Prince George’s Co. community raises questions about police-involved shooting

hyattsville meeting
Hyattsville, Maryland, community members attend a meeting to hear about a fatal police-involved shooting that happened last week. (WTOP/Dick Uliano)
hyattsville meeting
Community members attend a meeting at the University Christian Church in Hyattsville, Maryland, on Tuesday, Oct. 1, 2019. (WTOP/Dick Uliano)
hyattsville meeting
Hyattsville, Maryland, Mayor Candace Hollingsworth and Hyattsville police Chief Amal Awad give an update on a fatal police-involved shooting. (WTOP/Dick Uliano)
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hyattsville meeting
hyattsville meeting
hyattsville meeting

University Christian Church in Prince George’s County, Maryland, provided the space and it was a full house Tuesday night, as the community came to learn more about a fatal police-involved shooting.

On Sept. 26, 49-year-old Leonard Shand, charged at police with a knife in each hand behind The Mall at Prince George’s on East-West Highway in Hyattsville. Ten police officers fired their weapons, killing him. Six of those officers were with Hyattsville police.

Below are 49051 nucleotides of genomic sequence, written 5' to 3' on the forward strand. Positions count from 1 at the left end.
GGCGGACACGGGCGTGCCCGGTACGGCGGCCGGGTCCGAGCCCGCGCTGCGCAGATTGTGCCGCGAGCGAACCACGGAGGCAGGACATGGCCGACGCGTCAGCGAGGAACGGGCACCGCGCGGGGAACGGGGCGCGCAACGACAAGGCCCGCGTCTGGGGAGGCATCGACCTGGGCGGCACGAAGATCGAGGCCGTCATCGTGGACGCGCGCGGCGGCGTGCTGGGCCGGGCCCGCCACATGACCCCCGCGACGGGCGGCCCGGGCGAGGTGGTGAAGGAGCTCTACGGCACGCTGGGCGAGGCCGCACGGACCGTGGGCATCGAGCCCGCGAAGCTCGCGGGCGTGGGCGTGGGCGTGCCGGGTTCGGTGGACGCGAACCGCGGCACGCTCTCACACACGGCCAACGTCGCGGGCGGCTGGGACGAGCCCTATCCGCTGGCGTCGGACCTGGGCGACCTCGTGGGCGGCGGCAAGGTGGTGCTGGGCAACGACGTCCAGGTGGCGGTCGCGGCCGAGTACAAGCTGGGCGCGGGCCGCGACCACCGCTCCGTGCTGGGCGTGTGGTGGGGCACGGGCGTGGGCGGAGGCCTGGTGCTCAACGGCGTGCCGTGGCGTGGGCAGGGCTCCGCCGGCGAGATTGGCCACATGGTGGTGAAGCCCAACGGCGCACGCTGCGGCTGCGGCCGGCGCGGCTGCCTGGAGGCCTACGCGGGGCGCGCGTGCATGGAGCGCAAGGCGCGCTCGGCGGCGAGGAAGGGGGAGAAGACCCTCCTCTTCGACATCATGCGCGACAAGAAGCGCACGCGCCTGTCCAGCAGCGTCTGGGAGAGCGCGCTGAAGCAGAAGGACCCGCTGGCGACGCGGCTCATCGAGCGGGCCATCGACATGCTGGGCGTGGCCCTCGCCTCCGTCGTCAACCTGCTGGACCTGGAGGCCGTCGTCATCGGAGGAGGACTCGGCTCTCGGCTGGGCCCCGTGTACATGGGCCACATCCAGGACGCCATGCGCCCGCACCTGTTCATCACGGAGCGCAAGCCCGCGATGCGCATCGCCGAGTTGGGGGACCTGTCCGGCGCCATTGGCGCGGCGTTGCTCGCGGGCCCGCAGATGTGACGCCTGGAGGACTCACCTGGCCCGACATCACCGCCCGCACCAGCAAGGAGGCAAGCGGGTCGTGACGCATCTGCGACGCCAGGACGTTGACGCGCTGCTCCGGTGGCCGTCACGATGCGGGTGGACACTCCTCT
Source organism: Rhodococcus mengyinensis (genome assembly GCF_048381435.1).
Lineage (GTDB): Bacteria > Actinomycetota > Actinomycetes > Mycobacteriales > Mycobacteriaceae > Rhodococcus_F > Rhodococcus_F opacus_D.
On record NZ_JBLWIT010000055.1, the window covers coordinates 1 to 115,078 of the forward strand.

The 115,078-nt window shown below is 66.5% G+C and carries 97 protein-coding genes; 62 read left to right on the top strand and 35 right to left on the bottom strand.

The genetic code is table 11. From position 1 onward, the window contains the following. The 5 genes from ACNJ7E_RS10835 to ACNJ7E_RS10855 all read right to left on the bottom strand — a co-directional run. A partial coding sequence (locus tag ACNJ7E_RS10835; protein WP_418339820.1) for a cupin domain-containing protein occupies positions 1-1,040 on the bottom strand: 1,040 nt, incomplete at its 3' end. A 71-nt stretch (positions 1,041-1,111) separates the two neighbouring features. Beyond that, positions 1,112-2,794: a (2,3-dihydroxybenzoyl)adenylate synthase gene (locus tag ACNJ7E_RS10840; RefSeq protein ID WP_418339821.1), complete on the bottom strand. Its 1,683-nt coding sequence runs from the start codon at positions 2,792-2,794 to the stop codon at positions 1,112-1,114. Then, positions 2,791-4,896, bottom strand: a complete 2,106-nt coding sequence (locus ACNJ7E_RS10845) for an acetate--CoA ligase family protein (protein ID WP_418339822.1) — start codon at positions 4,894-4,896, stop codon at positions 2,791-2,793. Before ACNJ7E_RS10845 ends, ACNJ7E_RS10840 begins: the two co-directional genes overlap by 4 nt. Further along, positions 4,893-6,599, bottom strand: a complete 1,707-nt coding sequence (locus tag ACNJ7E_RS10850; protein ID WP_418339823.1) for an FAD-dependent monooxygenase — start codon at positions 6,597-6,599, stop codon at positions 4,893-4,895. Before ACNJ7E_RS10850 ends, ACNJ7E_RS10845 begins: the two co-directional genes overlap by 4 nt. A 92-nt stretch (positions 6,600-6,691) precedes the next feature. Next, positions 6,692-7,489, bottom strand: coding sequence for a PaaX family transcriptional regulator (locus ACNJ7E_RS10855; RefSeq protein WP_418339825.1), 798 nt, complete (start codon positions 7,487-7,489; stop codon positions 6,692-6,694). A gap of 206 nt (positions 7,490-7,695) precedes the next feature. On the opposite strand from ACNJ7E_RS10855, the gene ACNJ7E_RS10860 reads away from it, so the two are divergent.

Residents wondered why so many officers fired at Shand and why they did not shoot to wound him instead of killing him. One resident even wondered why police couldn’t use a rope lariat to lasso the man.

“Ten cops are shooting one person. They’re shooting like it’s Bonnie and Clyde out there,” said Patricia Welch, of Hyattsville.

“It seems like there was no consideration, it was just start shooting. I want to find out if that was the case. Was people’s safety even thought about?” said Cindy Harding, of College Park.

Hyattsville police Chief Amal Awad detailed police efforts using nonlethal means to subdue Shand, which she said included electronic stun guns, pepper spray and bean bags.

Awad told residents that she has reviewed police bodycam and in-car camera video of the 28-minute standoff.

“They’re asking Mr. Shand, ‘What can we do to get you to do to drop these knives? What can we do to get you to drop one knife? … Please, we don’t want to harm you; we don’t want to kill you,'” Awad said.

She told the community that officers were well aware that the man was in an emotional crisis as he threatened officers and held them at bay.

“The intent is to get Mr. Shand to a medical care facility for an emergency evaluation. The officers clearly see there’s an issue,” Awad said.

Prince George’s County police are conducting both a homicide investigation and an internal review of police procedures in the death of Shand.

“I ask that each of us exercise patience because it is a process, and I’m hopeful that it’s a process that we will be able to work through together,” Awad told the community.

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